eye action, double blinks, to encode users’ intentions so that
the control strategy is simple and user friendly. Third,
because of the high inter-subject consistency of
double-blink EOG signals, the system is capable of
performing cross-subject decoding, which means that no
training is required for new users.
Unlike other multi-channel counterparts, the proposed
system only has one single electrode to collect information,
and therefore, the proposed system is more sensitive to noise
and hence having a lower SNR. To handle these problems,
the system adapts some advanced signal processing
methods (such as wavelet filtering and support vector
machine) to boost the system performance.
The rest of the paper is organized as follows. In Section
II, the system architecture, data analysis methods and
implementations of the new EOG-based system are
proposed. The experimental results and discussion are given
in Section III. Summary is drawn and discussed in Section
IV.
II. METHODS
A. System Architecture
Fig. 1 shows the structural diagram of the proposed
system. EOG signals generated from the user are collected
by the NeuroSky MindWave Mobile headset with a
sampling rate of 512Hz. The raw digital signals are packed
and then transmitted into a computer through Bluetooth
communication protocol. Data packet parsing is then
performed in the computer to obtain the raw numerical
values of the signals. These raw signals then go through
pre-processing blocks, which include de-trending and
wavelet de-noising to remove noise and un-desired
components. The filtered signals then pass through an
activity detector to extract the signal segments that contain
double blinks (or other major eye activities) and store the
extracted signal segment into a buffer of 1 second.
Subsequently, feature extraction is performed for each
buffer and the features extracted are fed into the SVM
classifier. All the functional blocks are cascaded, once a
non-interested activity is detected, the system will throw
away that segment immediately to save computational
resources.
Fig. 1. The cascade architecture of the whole system.
B. EOG Signals
EOG signals are the electrical activity generated by the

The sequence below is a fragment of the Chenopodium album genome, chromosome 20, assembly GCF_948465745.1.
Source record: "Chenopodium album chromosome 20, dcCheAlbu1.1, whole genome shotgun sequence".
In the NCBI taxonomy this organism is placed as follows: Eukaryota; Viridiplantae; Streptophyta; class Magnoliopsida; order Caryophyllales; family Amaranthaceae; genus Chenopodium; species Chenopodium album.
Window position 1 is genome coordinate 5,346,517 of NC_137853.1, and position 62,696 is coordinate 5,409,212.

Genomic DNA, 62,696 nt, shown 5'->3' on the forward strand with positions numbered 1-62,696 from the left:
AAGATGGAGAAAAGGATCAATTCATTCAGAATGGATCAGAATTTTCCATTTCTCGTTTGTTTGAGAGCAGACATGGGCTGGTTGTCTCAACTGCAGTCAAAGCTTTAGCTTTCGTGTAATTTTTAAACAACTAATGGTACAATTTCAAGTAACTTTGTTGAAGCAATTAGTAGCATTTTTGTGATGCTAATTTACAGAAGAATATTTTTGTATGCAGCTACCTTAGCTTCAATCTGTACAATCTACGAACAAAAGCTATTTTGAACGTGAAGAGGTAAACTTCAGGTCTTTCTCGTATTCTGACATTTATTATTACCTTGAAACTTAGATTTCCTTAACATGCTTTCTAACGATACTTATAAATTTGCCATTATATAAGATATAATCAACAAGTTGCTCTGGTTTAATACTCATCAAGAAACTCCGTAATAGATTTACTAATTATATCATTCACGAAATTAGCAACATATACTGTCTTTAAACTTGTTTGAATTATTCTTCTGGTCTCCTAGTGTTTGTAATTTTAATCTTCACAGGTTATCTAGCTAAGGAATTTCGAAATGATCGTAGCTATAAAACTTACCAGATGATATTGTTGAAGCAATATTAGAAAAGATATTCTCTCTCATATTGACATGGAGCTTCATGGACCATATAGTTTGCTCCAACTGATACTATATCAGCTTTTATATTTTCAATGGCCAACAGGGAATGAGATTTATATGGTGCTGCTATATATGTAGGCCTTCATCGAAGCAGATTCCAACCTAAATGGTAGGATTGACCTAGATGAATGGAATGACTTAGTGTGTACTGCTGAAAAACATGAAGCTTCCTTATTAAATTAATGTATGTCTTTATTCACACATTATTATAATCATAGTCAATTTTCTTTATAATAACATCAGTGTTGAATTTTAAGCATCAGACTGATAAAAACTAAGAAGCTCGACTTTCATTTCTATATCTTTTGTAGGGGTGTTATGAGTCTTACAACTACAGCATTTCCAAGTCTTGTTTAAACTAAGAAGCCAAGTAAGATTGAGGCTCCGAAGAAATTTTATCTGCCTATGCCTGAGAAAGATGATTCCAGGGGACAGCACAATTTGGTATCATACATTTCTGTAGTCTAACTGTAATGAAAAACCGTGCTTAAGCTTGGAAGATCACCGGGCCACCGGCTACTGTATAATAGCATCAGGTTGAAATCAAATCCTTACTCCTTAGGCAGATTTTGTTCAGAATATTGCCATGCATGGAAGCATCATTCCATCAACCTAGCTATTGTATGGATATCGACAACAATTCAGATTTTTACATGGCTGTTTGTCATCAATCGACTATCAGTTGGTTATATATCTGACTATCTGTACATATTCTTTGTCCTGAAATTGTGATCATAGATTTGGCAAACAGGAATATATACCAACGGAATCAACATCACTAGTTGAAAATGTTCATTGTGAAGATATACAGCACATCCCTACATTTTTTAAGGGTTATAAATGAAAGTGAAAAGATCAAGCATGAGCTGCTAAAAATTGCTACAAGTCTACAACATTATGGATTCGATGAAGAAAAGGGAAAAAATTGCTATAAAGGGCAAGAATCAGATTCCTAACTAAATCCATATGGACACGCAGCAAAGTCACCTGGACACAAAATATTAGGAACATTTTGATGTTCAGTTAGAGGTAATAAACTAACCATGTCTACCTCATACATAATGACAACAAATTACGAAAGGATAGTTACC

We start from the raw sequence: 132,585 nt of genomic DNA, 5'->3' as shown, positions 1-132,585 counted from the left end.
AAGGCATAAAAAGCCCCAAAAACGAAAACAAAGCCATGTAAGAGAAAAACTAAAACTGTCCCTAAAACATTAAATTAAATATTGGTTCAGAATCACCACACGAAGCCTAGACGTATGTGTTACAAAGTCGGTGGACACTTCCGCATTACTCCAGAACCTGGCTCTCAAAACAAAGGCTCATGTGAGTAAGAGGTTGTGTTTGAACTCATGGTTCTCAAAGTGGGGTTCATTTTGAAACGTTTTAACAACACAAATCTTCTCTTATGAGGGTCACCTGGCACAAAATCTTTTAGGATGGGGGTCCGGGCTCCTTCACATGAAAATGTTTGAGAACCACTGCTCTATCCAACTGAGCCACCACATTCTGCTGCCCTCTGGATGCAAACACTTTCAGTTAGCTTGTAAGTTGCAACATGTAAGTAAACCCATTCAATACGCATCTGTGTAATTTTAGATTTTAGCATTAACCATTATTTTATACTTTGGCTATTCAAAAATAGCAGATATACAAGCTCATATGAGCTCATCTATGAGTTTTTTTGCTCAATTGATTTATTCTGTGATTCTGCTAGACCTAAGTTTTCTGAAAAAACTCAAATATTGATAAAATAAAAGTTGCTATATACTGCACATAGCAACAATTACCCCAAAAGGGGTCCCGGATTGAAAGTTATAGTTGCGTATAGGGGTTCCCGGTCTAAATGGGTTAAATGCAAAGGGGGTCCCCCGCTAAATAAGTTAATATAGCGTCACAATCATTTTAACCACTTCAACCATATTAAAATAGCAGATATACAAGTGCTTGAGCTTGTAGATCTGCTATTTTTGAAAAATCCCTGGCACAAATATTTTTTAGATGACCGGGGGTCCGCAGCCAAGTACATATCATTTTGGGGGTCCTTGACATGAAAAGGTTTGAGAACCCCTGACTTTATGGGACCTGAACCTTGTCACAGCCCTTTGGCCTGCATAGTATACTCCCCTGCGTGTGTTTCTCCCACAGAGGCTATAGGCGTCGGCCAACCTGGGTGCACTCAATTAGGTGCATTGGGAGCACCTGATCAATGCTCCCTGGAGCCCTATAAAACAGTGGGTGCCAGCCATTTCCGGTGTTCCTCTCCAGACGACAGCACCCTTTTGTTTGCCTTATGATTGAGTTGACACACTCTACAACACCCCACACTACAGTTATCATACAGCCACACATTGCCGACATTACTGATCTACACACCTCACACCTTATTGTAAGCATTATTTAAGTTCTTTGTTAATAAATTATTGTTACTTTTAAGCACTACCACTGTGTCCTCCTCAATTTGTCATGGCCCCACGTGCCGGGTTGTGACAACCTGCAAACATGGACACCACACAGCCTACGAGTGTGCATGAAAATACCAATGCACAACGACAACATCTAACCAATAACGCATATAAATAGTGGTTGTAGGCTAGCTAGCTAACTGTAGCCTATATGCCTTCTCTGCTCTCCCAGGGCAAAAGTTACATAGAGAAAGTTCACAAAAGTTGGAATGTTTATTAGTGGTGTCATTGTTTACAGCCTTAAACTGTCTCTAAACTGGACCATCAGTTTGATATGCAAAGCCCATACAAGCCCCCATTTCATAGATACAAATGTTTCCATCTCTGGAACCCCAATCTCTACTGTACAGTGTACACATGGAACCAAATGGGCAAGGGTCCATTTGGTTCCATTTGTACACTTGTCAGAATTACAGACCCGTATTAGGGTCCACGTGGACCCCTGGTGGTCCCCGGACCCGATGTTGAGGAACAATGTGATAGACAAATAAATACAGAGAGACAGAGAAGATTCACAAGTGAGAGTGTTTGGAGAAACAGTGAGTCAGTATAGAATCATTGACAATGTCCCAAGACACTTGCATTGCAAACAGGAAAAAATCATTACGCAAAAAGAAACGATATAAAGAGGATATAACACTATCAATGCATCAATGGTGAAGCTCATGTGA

movements of the eyeballs or the eyelid muscles. As shown
in our previous study, various kinds of EOG signals, such as
looking towards different directions and blinking in
different ways, can be used to indicate the users intentions
[5]. However, because the system proposed in this paper is
primarily focused on practical aspects and is aimed at
providing an alternative communication pathway for the
disabled people, only both-eye double blinks (DB) will be
used as control signals in this paper.
Fig. 2. The raw double blink EOGs collected from 6
subjects. Signals are aligned by peaks.
C. Filtering and Real-time Detection
Although the EOGs look highly consistent, filtering is
necessary for noise removal and enhancement of the
reliability of the detector and the extracted features. Wavelet
filtering is used instead of traditional bandpass filtering to
remove noise from raw recordings because of its better
de-noising ability and smaller phase distortion.
Activity detection is used in the system to isolate DB
signals from continuous recordings. Because there is a great
difference in terms of magnitude between the DB signals
and the background recording, a magnitude-based detection
method is used. When the signal magnitude exceeds a
certain threshold, a 1-second segment of that instant will be
extracted out and stored into a buffer. To handle the
non-stationarity of DB signals, the threshold value
is
dynamically updated by adjusting previous threshold value
with the current estimated magnitude of background
recordings. That is,
is calculated as follows:
magnitude noise previous
magnitudes noise new
PreviousNew
.
(1)
Experimental data shows that the dynamic threshold
for
the DB signal is 0.0498mV 0.0072mV (meansd).
D. Feature Extraction and Classification
From the 1s data segments we extract features that can
differentiate DB signal of interest from signals generated by
other eye movements, such as single blinks. We extracted